Can anything truly be free? That is often the question. Within the field of education, many push for low to no-cost options. A tenet of both Bernie Sanders’ and Hillary Clinton’s campaigns in the presidential election was “free college”, which would involved Pell Grants, and an increased focus on the community college system. But beyond an entire free college policy, I wanted to see what is currently free AT college. Often, what students can use outside of the classroom is as significant as education itself, so I was curious. What resources and amenities are available at no cost to students on university campuses? And are these truly free?
Sitting in my dorm with my roommate and a few friends, a discussion regarding schools finances ensued. All of us being frequent recreation facility users, we were discussing the merits of a free student gym membership. Currently, a year-long gym membership at Penn State costs $110. And while this may seem a steep price, a year-long membership at Planet Fitness costs $250/yr., albeit with some added amenities. On the other hand, many of us have friends at colleges where gym membership is free (with tuition). An argument could be made here to incentivize healthy living on campus for students by providing facilities at no added cost. On the other hand, what about those students who choose not to go to the gym, cannot due to physical limitations, or use off-campus facilities? Would enacting such a policy not cause their tuition to unjustly rise for non-academic purposes? This does seem to be the case in private institutions which already offer such opportunity, but with much larger price tags.
Another simple, yet similarly controversial amenity, is laundry.. I recall an old classmate telling her mother that laundry services are “free” at the university she was planning on attending. To that, her mother responded, “It better be”, referring to Lafayette College’s roughly $49,000 tuition and fees, without accounting for room and board. While a full load, washed and dried, costs $2.00 at University Park, the tuition cost of an-instate student is significantly less compared to someone investing in a private education. Maybe this is where it shows that free really is not so free.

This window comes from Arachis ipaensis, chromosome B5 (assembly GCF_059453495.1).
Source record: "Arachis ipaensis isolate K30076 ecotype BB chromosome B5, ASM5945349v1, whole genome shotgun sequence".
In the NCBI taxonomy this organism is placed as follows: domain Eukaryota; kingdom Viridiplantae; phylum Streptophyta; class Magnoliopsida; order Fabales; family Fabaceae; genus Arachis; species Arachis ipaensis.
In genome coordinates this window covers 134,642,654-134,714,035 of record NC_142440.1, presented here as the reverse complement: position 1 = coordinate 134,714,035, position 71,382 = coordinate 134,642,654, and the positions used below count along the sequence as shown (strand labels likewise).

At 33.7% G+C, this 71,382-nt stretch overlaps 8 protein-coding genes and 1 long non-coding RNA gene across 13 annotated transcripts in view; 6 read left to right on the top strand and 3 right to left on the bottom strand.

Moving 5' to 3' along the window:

Apart from the nitty gritty of facilities and basic health and hygiene, universities use their resources to improve the quality of student life through presentations and subsidized events. Every week, I receive emails listing reduced price or free tickets for students to see politicians, comedians, or listen to renowned musicians. I was able to watch a famous a capella group perform at a discounted price, and even today, Patrick and Amy Kennedy are coming to speaking on campus at no added cost to students. Looking at other schools, George Washington University hosts notable government officials, authors, and celebrities and has seen such figures as Barack Obama, and Apple CEO Tim Cook. And to add one for theatre fanatics, NYU is able to provide students with Broadway tickets at up to 75% less than face value. The list goes on.
Overall, it appears that many of the free services available to college students need to be paid for in some way, and often out of their own, or their family’s, pockets. At a time of such economic difficulty, some spending may indeed be wasteful. The issue may be a matter of using money wisely. For instance, the student government of Penn State, UPUA, has a yearly budget of $139,628.55. While some of this money goes to annual programs and needs of the student body, each year they ask for student feedback via an initiative called “What to Fix”. Recently, they decided to put massage chairs in the HUB lounge, but this has been a point of contention among some. Some see it as an unwise choice of spending, and believe improving certain equipment and facilities should be prioritized. However, this initiative was voted upon by students for students. Creating change can only largely be achieved by making one’s voice heard. On the other hand, some, such as Purdue University’s President Mitch Daniels, state that colleges need to adjust their spending of budgets, rather than forcing families to adjust their own budgets (USA Today). In his eyes, college is becoming too lavish in its amenities and losing focus of the essentials. How can we ever reduce college costs if we insist upon “free” services? And so, the debate continues.
If you want some continued food for thought, Onward State published an interesting article on the Gym Membership Fee debate in 2014: